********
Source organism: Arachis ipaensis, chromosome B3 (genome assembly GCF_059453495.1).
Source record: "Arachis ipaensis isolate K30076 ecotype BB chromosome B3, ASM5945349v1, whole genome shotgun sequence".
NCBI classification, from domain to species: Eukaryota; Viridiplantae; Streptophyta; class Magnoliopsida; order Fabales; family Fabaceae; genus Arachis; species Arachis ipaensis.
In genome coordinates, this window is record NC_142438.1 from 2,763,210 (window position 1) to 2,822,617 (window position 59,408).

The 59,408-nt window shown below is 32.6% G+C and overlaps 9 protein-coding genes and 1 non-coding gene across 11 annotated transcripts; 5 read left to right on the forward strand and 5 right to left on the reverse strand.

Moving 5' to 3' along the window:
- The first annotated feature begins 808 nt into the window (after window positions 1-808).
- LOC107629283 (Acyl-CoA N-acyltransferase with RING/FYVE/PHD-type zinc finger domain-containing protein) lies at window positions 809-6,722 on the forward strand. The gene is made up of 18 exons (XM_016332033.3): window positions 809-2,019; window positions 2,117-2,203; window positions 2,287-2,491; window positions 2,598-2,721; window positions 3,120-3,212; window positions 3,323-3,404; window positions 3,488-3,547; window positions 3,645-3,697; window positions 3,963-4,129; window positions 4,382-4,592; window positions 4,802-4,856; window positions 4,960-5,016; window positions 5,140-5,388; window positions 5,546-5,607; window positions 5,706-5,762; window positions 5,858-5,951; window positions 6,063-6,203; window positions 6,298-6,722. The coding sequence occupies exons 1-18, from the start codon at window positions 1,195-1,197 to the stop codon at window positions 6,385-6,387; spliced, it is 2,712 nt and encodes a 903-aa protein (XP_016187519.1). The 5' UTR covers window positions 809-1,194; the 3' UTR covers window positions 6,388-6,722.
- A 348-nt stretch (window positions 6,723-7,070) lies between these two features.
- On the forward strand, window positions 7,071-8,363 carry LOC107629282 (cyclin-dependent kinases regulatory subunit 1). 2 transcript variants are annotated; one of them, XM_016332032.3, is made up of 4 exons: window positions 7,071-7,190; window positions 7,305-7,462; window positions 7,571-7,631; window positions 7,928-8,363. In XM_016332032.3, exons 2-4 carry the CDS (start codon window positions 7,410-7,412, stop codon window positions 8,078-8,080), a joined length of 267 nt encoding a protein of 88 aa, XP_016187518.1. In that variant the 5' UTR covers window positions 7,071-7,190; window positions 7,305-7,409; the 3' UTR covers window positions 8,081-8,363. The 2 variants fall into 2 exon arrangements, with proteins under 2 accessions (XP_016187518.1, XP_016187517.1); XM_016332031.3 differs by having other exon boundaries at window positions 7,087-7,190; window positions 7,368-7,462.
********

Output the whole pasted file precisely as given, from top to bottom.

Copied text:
Source organism: Arachis ipaensis, chromosome B3 (genome assembly GCF_059453495.1).
Source record: "Arachis ipaensis isolate K30076 ecotype BB chromosome B3, ASM5945349v1, whole genome shotgun sequence".
NCBI classification, from domain to species: Eukaryota; Viridiplantae; Streptophyta; class Magnoliopsida; order Fabales; family Fabaceae; genus Arachis; species Arachis ipaensis.
In genome coordinates, this window is record NC_142438.1 from 2,763,210 (window position 1) to 2,822,617 (window position 59,408).

The 59,408-nt window shown below is 32.6% G+C and overlaps 9 protein-coding genes and 1 non-coding gene across 11 annotated transcripts; 5 read left to right on the forward strand and 5 right to left on the reverse strand.

Moving 5' to 3' along the window:
- The first annotated feature begins 808 nt into the window (after window positions 1-808).
- LOC107629283 (Acyl-CoA N-acyltransferase with RING/FYVE/PHD-type zinc finger domain-containing protein) lies at window positions 809-6,722 on the forward strand. The gene is made up of 18 exons (XM_016332033.3): window positions 809-2,019; window positions 2,117-2,203; window positions 2,287-2,491; window positions 2,598-2,721; window positions 3,120-3,212; window positions 3,323-3,404; window positions 3,488-3,547; window positions 3,645-3,697; window positions 3,963-4,129; window positions 4,382-4,592; window positions 4,802-4,856; window positions 4,960-5,016; window positions 5,140-5,388; window positions 5,546-5,607; window positions 5,706-5,762; window positions 5,858-5,951; window positions 6,063-6,203; window positions 6,298-6,722. The coding sequence occupies exons 1-18, from the start codon at window positions 1,195-1,197 to the stop codon at window positions 6,385-6,387; spliced, it is 2,712 nt and encodes a 903-aa protein (XP_016187519.1). The 5' UTR covers window positions 809-1,194; the 3' UTR covers window positions 6,388-6,722.
- A 348-nt stretch (window positions 6,723-7,070) lies between these two features.
- On the forward strand, window positions 7,071-8,363 carry LOC107629282 (cyclin-dependent kinases regulatory subunit 1). 2 transcript variants are annotated; one of them, XM_016332032.3, is made up of 4 exons: window positions 7,071-7,190; window positions 7,305-7,462; window positions 7,571-7,631; window positions 7,928-8,363. In XM_016332032.3, exons 2-4 carry the CDS (start codon window positions 7,410-7,412, stop codon window positions 8,078-8,080), a joined length of 267 nt encoding a protein of 88 aa, XP_016187518.1. In that variant the 5' UTR covers window positions 7,071-7,190; window positions 7,305-7,409; the 3' UTR covers window positions 8,081-8,363. The 2 variants fall into 2 exon arrangements, with proteins under 2 accessions (XP_016187518.1, XP_016187517.1); XM_016332031.3 differs by having other exon boundaries at window positions 7,087-7,190; window positions 7,368-7,462.